US threatens ‘punitive actions,’ Hariri in Russia, port blast detainees ordered released: Everything you need to know to start your Friday

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Caretaker Energy Minister Raymond Ghajar said “the main reason” behind the shortage of subsidized fuel is smuggling to Syria. (Credit: João Sousa/L’Orient Today)

Lebanese politicians who continue to block reforms may face “punitive actions,” a senior US diplomat warned. Following a meeting with President Michel Aoun, David Hale warned that those who “continue to obstruct progress” of government formation open themselves up to “punitive actions,” without providing any further detail about the potential American measures. He added that the US is ready to facilitate maritime border negotiations between Lebanon and Israel based on the initial claims when discussions started last year. In response, the president’s office said that Lebanon “has the right to develop its position” on maritime border negotiations “in line with its interests,” referring to the country’s claims of an additional 1,400 square kilometers of territorial waters.

Saad Hariri asked Russia for medical and financial support while on a visit to Moscow. During a meeting with Russian Prime Minister Mikhail Mishustin, Lebanon’s premier-designate asked Russia to urge its businessmen to invest in Lebanon once a cabinet is formed and carries out reforms. Hariri said that Lebanon provides “real” investment opportunities to Russian businessmen due to lower prices resulting from the economic crisis. He also asked for help securing Sputnik V COVID-19 shots, highlighting that Lebanon hosts about 1.5 million refugees. The Russian vaccine is currently only distributed through private channels in Lebanon after a Lebanese businessman purchased 1 million doses. The Future Movement, Hariri’s party, has already launched a program to register people for vaccines.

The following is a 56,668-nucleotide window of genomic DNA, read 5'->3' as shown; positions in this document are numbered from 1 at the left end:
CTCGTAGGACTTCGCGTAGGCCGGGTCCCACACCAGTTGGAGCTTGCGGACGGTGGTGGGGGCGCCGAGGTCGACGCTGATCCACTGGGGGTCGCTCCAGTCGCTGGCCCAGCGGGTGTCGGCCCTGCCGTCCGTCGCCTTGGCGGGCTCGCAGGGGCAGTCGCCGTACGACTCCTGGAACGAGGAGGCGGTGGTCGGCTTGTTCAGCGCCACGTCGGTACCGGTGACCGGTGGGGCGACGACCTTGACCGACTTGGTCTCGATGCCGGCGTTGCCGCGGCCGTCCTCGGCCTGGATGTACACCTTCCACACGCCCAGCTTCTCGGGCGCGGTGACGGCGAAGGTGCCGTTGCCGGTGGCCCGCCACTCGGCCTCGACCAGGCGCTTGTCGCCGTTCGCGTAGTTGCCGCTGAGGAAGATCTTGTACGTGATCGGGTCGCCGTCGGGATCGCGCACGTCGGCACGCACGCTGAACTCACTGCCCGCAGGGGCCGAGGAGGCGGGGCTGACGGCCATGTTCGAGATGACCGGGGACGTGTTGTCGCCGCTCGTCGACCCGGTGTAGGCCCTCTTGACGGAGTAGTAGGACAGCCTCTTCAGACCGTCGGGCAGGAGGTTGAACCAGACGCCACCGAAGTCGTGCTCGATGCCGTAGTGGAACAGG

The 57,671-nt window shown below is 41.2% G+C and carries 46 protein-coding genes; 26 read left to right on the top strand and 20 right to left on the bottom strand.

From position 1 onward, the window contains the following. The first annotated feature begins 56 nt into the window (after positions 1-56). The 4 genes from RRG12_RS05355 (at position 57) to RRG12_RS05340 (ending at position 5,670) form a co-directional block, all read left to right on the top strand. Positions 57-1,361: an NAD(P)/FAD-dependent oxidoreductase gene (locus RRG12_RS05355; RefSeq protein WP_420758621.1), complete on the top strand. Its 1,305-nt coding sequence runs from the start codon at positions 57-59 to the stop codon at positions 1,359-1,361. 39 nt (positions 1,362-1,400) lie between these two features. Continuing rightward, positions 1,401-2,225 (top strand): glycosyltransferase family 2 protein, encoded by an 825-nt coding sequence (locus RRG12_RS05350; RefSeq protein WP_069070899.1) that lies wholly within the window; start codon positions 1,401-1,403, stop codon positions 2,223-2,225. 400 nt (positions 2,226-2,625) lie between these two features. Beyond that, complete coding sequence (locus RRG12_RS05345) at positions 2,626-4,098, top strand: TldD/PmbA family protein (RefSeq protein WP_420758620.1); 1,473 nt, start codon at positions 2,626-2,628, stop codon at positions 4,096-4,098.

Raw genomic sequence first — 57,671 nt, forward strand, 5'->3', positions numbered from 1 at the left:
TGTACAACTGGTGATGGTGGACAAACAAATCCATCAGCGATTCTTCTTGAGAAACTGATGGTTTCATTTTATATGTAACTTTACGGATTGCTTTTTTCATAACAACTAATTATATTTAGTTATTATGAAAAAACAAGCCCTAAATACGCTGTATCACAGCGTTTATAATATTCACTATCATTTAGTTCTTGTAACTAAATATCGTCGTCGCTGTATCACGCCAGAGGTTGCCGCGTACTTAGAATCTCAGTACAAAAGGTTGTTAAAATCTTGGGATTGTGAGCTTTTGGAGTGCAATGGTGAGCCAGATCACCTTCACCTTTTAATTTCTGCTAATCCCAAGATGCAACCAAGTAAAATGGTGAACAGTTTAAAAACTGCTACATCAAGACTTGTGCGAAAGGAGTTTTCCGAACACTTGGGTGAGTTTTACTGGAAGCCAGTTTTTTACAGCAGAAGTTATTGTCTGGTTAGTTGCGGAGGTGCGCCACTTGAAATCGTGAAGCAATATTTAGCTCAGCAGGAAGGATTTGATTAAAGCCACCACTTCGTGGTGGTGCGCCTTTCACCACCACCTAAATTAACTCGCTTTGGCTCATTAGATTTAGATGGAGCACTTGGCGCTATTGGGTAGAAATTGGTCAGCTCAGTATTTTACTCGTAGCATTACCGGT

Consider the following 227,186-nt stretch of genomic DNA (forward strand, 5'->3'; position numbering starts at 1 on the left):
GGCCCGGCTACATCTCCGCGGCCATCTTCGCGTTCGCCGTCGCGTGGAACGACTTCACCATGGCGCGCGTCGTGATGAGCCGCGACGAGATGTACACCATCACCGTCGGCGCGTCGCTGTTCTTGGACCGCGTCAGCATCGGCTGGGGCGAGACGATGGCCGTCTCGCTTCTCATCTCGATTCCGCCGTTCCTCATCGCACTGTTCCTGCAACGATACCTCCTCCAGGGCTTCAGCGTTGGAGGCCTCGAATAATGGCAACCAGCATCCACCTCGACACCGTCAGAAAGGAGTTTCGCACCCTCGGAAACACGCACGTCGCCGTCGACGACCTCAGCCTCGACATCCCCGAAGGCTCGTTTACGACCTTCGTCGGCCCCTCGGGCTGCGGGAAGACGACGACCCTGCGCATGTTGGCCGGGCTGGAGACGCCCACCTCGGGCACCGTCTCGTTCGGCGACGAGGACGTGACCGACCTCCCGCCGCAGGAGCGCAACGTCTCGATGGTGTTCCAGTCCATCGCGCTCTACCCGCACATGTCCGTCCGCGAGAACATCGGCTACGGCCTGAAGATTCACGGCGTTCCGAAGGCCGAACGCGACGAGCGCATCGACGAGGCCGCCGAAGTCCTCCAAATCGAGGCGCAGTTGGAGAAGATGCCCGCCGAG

The lead investigator into the Beirut port blast approved the release of six of 25 people detained in the wake of the explosion. The six include two civilian employees, two Customs staff sergeants and two majors, including State Security Maj. Joseph Naddaf, who had warned authorities about the ammonium nitrate explosive before the blast. Judge Tarek Bitar rejected the release of any of the 19 other detainees, including Customs chief Badri Daher and his predecessor Chafic Merhi. Despite months of investigation, very little information has been made public and no answers have been provided as to the cause of the explosion, nor have any political authorities been held accountable.

The energy minister blamed gasoline shortages on smuggling to Syria. After a meeting chaired by caretaker Prime Minister Hassan Diab, Raymond Ghajar said that “the main reason” behind the shortage of subsidized fuel is smuggling to Syria, which has surged due to the difference in prices between Lebanon and Syria, allowing for huge profits. He added that subsidies won’t be lifted before implementing ration cards as part of a subsidy retargeting plan. However, while fuel suppliers say smuggling is a factor in shortages, they primarily blame the central bank for delaying subsidized payments to import gasoline at the official peg of LL1,507.5 to the dollar.

The education minister announced a gradual reopening of schools starting April 21. Schools will reopen their doors on April 21 for final-year high schoolers, May 5 for brevet students and kindergarten children, and May 17 for all remaining students. Tarek Majzoub also announced that the brevet exams, for ninth graders, will take place on July 12 and the baccalaureate exams, for graduating high schoolers, on July 26. The decision comes after the national COVID-19 committee’s recommendation on Wednesday to gradually reopen the education sector. Due to the disruption caused by COVID-19 lockdowns and lack of access to online classes, some 1 million children have missed out on education for over a year.

 

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